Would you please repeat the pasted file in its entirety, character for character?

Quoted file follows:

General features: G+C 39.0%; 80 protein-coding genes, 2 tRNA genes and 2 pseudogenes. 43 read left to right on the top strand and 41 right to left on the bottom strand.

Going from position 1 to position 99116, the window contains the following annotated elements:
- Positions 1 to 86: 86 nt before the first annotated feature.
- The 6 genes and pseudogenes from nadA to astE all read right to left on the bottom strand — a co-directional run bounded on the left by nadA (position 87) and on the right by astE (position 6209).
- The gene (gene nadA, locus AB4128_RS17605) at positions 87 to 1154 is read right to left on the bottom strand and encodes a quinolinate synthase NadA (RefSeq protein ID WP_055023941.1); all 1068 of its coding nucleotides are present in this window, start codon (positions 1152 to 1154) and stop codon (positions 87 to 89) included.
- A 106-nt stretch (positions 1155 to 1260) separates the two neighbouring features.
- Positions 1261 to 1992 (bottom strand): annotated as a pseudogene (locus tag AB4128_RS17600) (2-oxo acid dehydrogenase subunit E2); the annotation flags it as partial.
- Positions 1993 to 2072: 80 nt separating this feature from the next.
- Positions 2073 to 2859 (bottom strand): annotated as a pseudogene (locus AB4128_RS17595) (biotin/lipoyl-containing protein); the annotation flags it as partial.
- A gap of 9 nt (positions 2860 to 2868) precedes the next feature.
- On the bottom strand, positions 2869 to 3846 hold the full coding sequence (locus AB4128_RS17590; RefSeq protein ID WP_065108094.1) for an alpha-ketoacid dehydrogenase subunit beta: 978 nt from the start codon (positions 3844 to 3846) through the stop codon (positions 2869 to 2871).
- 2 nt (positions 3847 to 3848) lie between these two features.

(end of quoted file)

General features: G+C 39.0%; 80 protein-coding genes, 2 tRNA genes and 2 pseudogenes. 43 read left to right on the top strand and 41 right to left on the bottom strand.

Going from position 1 to position 99116, the window contains the following annotated elements:
- Positions 1 to 86: 86 nt before the first annotated feature.
- The 6 genes and pseudogenes from nadA to astE all read right to left on the bottom strand — a co-directional run bounded on the left by nadA (position 87) and on the right by astE (position 6209).
- The gene (gene nadA, locus AB4128_RS17605) at positions 87 to 1154 is read right to left on the bottom strand and encodes a quinolinate synthase NadA (RefSeq protein ID WP_055023941.1); all 1068 of its coding nucleotides are present in this window, start codon (positions 1152 to 1154) and stop codon (positions 87 to 89) included.
- A 106-nt stretch (positions 1155 to 1260) separates the two neighbouring features.
- Positions 1261 to 1992 (bottom strand): annotated as a pseudogene (locus tag AB4128_RS17600) (2-oxo acid dehydrogenase subunit E2); the annotation flags it as partial.
- Positions 1993 to 2072: 80 nt separating this feature from the next.
- Positions 2073 to 2859 (bottom strand): annotated as a pseudogene (locus AB4128_RS17595) (biotin/lipoyl-containing protein); the annotation flags it as partial.
- A gap of 9 nt (positions 2860 to 2868) precedes the next feature.
- On the bottom strand, positions 2869 to 3846 hold the full coding sequence (locus AB4128_RS17590; RefSeq protein ID WP_065108094.1) for an alpha-ketoacid dehydrogenase subunit beta: 978 nt from the start codon (positions 3844 to 3846) through the stop codon (positions 2869 to 2871).
- 2 nt (positions 3847 to 3848) lie between these two features.